andy rowell has no regard whatsoever...

...for your spending your free time in any kind of balanced way.


Find a veritable smorgasbord of ipod food courtesy of andy here and here.

Tuesday, October 10, 2006

Next Wave: What's a faithmap?

Charlie Wear announces the October 2006 edition of Next-Wave and that Bob Hyatt is the online zine's new editor.

I had never published a piece explaining the definition of "faithmap" outside of my sites. Bob runs "What's a faithmap?" in this issue.

Monday, October 09, 2006

jason clark reviews spencer's burke's A Heretic's Guide to Eternity

"I was sent this book by the publishers, and avoided blogging on it, mainly because I usually only review books I find helpful, and I wondered what purpose reviewing is unfavorably would serve. Then I read this post on Tony Jones blog, about whether Emergent was moving beyond the orthodox, and that got me thinking about where the boundaries are for our discussions."

- full review

They've also sent me a copy and I do intend to review it. It's in the queue.

Daniel B Wallace on Inerrancy

An interesting take in inerrancy

ht: andrew jones

Sunday, October 08, 2006

"Dieu me pardonnera; c'est son metier."

bob carlton has a wonderful post that speaks to some of the admiration and amazement that I've felt in the last few days regarding the amish response to the recent horrible killing of their children.

in just one of many stories on the amish response and perspective, the ny times ran a story about how dozens of amish attended the killer's funeral.

- other stories

Saturday, October 07, 2006

the new third place and the declining cost of information

UPDATE: I had already linked to it below, but I just wanted to especially highlight that Tim Keller and Tony Jones interact with each other and Scot McKnight and others within DJ's blog in comments. Not to be missed.

as dj chuang pointed out, we had a great time at lunch yesterday. dj and i hadn't seen each other since the hard times emerging church cohort confab over a year ago.

I asked dj if he had ever heard of a blogger hack that allows you to set up the same option you see on jesus creed so that when you leave a comment, you can opt into getting emails whenever anyone else comments on the same blogpost. he said that he didn't but told me about cocomment which allows you to sign up and follow all the posts on which you comment. now while that's undeniably cool, and I might use it, I'd like to set something up on this blog that serves my readers and doesn't force them elsewhere. I'll either wait for blogger to add it or switch to WordPress (comments or alternative suggestions welcome).

this has become more important to me since I shut down the faithmaps discussion group. i finding i'm more interested in comment here and will probably pay attention to it more. And whereas in the past, there seemed to be more interest in discussion groups, nowadays folks seem to be doing more of their online discussion in blogs.

In fact - and more significantly - blogs seem to be the new third place where various ideological streams can co-mingle and interact. we've seen this recently with the somewhat amiable collision (here and here) between the new reformers and emergent precipitated by the just completed Desiring God 2006 Conference entitled Above All Earthly Powers: The Supremacy of Christ in a Postmodern World and in the even more amiable very minor collision between an emerging church reformer and a new reformer within the conference itself.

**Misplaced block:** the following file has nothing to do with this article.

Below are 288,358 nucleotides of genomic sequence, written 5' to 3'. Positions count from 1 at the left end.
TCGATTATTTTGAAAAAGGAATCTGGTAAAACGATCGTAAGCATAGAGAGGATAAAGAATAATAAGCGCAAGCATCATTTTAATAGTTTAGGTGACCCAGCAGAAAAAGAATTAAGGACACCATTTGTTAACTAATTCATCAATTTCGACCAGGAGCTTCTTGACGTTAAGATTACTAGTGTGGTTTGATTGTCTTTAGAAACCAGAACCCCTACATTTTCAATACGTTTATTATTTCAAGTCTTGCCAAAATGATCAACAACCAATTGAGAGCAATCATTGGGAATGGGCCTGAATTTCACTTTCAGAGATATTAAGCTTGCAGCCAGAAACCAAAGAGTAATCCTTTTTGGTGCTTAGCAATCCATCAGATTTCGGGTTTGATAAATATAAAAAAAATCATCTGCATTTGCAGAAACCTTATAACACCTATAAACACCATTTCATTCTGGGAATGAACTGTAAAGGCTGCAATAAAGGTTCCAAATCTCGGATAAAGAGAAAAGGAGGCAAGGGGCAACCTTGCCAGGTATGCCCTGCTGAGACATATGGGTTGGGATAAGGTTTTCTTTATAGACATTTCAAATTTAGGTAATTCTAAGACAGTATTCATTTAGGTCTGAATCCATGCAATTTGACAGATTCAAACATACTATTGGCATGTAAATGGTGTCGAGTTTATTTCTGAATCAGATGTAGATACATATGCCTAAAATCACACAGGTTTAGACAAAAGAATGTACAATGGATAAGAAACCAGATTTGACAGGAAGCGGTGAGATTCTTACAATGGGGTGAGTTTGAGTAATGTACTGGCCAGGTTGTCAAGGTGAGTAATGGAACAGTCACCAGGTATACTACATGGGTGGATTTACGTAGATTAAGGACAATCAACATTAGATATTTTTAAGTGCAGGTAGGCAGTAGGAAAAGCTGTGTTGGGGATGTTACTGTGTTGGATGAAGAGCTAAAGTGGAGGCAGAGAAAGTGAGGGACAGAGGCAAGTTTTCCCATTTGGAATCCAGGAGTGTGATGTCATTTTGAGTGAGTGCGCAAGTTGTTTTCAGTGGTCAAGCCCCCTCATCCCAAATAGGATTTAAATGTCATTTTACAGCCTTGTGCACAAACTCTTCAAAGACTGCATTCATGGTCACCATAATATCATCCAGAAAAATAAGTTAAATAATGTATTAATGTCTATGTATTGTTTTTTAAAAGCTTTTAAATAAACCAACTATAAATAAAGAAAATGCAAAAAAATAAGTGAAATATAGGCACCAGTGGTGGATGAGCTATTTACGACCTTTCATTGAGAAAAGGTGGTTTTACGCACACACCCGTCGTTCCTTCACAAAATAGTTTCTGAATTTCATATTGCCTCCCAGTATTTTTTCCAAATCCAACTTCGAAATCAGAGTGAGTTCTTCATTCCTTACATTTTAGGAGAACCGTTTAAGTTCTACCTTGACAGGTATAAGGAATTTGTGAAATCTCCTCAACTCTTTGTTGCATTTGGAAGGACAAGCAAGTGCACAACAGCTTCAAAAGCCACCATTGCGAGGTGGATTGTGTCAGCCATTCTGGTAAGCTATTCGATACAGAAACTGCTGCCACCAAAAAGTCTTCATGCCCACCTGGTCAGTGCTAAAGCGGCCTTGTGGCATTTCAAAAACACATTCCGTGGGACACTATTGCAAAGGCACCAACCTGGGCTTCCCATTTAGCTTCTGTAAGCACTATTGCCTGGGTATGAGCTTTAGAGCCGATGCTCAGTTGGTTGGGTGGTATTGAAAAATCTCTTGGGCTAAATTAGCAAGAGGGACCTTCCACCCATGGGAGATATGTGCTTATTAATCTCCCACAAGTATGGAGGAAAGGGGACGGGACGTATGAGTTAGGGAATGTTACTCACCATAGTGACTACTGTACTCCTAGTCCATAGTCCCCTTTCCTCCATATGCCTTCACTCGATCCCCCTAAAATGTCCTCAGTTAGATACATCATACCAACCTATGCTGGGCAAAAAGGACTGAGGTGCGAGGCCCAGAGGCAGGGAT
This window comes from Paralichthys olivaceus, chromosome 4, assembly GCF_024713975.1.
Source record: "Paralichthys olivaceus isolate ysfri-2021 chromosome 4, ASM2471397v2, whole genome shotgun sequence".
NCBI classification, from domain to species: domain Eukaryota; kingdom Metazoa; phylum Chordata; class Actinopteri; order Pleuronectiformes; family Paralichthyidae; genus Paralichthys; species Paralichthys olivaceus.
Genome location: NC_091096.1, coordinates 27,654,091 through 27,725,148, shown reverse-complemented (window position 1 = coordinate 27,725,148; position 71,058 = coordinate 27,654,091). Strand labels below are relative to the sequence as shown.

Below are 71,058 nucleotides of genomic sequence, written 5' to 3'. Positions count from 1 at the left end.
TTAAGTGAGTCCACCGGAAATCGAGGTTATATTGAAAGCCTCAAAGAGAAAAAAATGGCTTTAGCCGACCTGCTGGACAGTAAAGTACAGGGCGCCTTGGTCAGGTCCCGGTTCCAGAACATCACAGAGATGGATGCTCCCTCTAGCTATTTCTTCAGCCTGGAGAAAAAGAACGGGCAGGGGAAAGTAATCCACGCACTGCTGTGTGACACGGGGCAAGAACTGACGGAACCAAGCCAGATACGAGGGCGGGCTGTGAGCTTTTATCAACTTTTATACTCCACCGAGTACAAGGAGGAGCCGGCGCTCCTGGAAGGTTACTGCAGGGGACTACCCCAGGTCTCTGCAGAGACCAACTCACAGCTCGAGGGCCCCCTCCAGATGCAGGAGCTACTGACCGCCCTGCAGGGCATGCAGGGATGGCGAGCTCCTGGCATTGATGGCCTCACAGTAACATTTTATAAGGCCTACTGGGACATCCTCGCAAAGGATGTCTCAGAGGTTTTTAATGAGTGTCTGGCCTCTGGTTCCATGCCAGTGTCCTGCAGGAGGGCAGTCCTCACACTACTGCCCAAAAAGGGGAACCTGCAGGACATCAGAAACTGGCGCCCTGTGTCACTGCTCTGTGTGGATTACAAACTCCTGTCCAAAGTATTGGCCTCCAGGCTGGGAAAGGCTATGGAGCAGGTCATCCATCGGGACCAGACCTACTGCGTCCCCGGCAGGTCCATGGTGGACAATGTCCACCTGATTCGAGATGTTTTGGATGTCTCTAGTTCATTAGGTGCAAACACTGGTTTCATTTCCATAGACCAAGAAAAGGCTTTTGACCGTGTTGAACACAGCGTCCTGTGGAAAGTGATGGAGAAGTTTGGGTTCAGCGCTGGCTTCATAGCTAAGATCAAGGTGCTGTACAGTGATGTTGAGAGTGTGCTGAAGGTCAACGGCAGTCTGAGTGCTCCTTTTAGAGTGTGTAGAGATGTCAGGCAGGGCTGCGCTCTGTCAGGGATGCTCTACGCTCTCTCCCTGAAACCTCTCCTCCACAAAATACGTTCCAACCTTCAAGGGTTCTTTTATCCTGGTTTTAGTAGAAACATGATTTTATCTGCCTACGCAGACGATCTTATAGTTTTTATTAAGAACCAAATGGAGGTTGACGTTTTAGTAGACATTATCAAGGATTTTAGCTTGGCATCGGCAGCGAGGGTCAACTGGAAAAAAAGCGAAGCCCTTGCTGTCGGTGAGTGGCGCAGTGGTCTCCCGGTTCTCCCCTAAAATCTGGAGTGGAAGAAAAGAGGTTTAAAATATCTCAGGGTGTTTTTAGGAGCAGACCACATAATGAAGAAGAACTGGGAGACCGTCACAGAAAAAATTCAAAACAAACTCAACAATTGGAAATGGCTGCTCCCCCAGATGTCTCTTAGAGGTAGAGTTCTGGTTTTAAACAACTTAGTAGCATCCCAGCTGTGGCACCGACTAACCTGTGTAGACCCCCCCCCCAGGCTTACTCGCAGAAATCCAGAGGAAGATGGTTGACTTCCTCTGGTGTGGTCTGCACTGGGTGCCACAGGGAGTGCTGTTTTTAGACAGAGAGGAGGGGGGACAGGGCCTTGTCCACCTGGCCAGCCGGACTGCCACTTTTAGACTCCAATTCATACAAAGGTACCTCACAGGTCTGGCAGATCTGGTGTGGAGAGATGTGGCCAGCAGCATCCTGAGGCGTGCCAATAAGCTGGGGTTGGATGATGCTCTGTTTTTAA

while I do have a dog in the fight (that I may post later), here i'm just commenting on the discussion itself. it's quite notable as an illustration of our new information situation:

A conference occurs and the sessions are posted quickly for all to hear. within one session, one presenter makes mildly critical comments of another (in the context of criticizing himself). this leads to much online discussion and then one the presenters emails the other to demonstrate relational unity and then the conversation is posted after permission for the world to see. controversy begun and ended in record time.

meanwhile, tony jones reveals that piper's comments on the emergent church at the conference didn't occur outside of a relational context and invites more discussion with tim keller which begins in the comments of tony's blog (with keller commenting further here).

i've heard more than one major leader complain about blogs and surely they can be maddening. anyone in the developed world with a little financial means can basically broadcast whatever they think in completely unexpurgated fashion to anyone.

but i have to say that I find all this conversation between different theological perspectives a wonderful thing. while there is absolutely no question that tony is correct to value the wider sensory bandwidth that came with his interaction with piper and would come with his desired meeting with keller, the immediacy of online interaction does not limit the conversation to the severe time, coordination, and financial constraints involved in having to be in the same room at the same time.

the bottom line is that with the lowered cost of information afforded us by blogs, discussion groups, audio downloads, etc. we can move more quickly in coming to mutual understanding. If we want to.

Is it a panacea of theological formulation?